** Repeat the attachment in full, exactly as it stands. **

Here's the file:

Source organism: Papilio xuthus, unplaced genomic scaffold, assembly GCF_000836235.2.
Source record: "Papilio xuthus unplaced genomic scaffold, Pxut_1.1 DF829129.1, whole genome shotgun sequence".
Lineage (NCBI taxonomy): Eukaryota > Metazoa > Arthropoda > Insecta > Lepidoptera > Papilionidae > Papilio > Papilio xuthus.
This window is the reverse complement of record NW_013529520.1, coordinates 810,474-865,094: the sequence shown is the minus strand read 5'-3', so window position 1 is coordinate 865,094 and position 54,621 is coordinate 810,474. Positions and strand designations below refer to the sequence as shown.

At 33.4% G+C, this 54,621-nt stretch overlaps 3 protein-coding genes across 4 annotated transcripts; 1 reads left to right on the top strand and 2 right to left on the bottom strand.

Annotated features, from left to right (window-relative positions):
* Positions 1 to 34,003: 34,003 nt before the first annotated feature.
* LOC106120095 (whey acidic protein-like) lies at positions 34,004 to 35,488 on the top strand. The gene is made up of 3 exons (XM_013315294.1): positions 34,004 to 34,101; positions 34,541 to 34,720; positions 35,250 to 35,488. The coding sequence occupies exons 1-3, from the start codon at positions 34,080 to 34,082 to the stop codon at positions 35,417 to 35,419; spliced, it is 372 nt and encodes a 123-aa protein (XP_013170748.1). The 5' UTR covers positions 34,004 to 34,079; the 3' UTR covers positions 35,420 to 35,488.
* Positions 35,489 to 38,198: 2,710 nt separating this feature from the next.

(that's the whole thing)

Source organism: Papilio xuthus, unplaced genomic scaffold, assembly GCF_000836235.2.
Source record: "Papilio xuthus unplaced genomic scaffold, Pxut_1.1 DF829129.1, whole genome shotgun sequence".
Lineage (NCBI taxonomy): Eukaryota > Metazoa > Arthropoda > Insecta > Lepidoptera > Papilionidae > Papilio > Papilio xuthus.
This window is the reverse complement of record NW_013529520.1, coordinates 810,474-865,094: the sequence shown is the minus strand read 5'-3', so window position 1 is coordinate 865,094 and position 54,621 is coordinate 810,474. Positions and strand designations below refer to the sequence as shown.

At 33.4% G+C, this 54,621-nt stretch overlaps 3 protein-coding genes across 4 annotated transcripts; 1 reads left to right on the top strand and 2 right to left on the bottom strand.

Annotated features, from left to right (window-relative positions):
* Positions 1 to 34,003: 34,003 nt before the first annotated feature.
* LOC106120095 (whey acidic protein-like) lies at positions 34,004 to 35,488 on the top strand. The gene is made up of 3 exons (XM_013315294.1): positions 34,004 to 34,101; positions 34,541 to 34,720; positions 35,250 to 35,488. The coding sequence occupies exons 1-3, from the start codon at positions 34,080 to 34,082 to the stop codon at positions 35,417 to 35,419; spliced, it is 372 nt and encodes a 123-aa protein (XP_013170748.1). The 5' UTR covers positions 34,004 to 34,079; the 3' UTR covers positions 35,420 to 35,488.
* Positions 35,489 to 38,198: 2,710 nt separating this feature from the next.